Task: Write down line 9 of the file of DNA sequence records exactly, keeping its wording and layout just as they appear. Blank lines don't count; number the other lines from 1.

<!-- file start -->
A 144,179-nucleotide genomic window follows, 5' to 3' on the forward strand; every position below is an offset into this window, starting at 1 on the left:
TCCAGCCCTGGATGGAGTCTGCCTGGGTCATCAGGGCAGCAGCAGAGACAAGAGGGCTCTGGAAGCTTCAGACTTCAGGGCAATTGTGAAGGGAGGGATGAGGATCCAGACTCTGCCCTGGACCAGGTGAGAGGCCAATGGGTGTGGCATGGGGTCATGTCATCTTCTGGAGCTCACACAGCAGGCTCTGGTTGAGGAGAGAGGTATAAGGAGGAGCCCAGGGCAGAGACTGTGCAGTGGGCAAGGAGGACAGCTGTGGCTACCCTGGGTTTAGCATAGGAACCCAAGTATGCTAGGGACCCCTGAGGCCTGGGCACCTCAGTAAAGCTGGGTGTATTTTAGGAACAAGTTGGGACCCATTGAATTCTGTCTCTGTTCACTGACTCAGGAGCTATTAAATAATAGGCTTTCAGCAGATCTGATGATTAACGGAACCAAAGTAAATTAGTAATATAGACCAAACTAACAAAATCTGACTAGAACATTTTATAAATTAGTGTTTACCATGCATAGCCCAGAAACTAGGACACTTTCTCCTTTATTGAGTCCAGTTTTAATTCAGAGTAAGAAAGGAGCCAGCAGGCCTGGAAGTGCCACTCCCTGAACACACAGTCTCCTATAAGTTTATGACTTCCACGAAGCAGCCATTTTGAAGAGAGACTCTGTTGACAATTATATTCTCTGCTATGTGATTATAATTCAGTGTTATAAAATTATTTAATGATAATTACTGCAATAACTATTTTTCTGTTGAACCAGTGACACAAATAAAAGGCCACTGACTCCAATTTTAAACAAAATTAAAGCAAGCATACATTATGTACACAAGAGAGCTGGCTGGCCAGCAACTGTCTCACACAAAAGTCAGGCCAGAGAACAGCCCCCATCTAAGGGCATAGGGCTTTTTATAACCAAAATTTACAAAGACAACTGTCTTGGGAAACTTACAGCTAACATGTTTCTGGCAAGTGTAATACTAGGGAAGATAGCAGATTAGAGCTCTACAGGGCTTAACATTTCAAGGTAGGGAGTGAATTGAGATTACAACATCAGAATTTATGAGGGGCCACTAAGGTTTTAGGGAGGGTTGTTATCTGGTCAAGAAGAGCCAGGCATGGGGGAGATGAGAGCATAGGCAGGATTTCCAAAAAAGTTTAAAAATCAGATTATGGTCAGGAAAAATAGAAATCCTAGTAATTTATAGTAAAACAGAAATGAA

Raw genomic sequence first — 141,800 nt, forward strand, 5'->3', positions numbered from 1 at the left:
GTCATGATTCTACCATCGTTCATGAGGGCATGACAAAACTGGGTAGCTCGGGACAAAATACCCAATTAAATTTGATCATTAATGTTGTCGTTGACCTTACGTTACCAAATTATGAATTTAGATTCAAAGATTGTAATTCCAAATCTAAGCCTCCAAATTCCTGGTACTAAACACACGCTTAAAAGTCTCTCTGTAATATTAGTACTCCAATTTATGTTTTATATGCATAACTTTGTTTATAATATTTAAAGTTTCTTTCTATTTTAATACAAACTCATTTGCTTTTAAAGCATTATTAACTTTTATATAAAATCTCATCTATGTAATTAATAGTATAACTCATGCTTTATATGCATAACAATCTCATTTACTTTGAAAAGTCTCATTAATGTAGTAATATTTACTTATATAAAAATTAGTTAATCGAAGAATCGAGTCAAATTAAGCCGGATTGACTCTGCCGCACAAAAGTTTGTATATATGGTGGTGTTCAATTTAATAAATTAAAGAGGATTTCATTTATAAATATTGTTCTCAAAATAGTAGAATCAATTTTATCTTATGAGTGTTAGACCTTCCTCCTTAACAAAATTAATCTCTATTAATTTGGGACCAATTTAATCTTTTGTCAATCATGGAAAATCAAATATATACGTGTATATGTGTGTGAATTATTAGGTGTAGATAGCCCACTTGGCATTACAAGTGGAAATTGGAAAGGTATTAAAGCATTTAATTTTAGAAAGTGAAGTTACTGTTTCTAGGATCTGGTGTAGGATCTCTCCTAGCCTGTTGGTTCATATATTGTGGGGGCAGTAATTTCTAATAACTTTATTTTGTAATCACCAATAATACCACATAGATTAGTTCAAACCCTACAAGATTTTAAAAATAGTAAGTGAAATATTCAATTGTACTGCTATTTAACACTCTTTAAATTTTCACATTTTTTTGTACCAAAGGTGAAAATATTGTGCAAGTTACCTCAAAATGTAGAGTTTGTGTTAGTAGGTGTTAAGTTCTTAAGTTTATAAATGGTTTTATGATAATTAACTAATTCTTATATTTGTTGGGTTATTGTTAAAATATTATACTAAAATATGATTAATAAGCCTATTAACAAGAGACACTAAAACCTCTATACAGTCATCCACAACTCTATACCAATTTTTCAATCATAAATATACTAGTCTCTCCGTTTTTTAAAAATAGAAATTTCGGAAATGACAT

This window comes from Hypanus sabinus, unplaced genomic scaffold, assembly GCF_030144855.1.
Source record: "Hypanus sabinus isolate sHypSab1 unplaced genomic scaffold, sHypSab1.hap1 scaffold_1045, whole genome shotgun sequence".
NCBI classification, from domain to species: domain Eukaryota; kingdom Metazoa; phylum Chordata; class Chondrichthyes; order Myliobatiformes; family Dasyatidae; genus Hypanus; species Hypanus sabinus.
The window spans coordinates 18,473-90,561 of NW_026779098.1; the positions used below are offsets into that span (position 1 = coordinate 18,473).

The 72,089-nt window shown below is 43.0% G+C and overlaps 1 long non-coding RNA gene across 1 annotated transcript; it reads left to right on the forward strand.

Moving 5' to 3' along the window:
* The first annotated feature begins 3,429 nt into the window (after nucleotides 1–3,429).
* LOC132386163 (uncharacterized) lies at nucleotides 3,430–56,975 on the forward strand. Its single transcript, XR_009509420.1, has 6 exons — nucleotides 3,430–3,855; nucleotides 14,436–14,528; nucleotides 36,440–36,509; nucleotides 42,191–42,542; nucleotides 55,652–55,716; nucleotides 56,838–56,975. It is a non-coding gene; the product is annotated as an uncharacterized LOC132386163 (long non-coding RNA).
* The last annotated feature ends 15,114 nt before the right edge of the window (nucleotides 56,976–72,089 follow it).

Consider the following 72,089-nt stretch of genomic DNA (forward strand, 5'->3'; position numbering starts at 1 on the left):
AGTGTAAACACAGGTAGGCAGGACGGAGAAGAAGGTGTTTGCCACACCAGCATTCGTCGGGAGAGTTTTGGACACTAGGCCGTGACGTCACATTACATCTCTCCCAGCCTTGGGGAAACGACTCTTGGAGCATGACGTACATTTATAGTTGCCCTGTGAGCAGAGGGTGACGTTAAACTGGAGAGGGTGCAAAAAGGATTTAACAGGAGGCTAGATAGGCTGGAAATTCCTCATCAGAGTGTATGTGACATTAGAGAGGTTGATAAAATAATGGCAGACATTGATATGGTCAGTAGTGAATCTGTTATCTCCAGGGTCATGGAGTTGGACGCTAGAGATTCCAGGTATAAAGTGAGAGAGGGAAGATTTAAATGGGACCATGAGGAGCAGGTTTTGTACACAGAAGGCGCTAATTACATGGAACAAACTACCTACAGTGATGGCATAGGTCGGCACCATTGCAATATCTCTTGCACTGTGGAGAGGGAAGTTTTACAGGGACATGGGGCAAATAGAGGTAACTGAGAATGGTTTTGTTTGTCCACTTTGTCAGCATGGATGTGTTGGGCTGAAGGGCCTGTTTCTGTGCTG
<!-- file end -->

The 72,089-nt window shown below is 43.0% G+C and overlaps 1 long non-coding RNA gene across 1 annotated transcript; it reads left to right on the forward strand.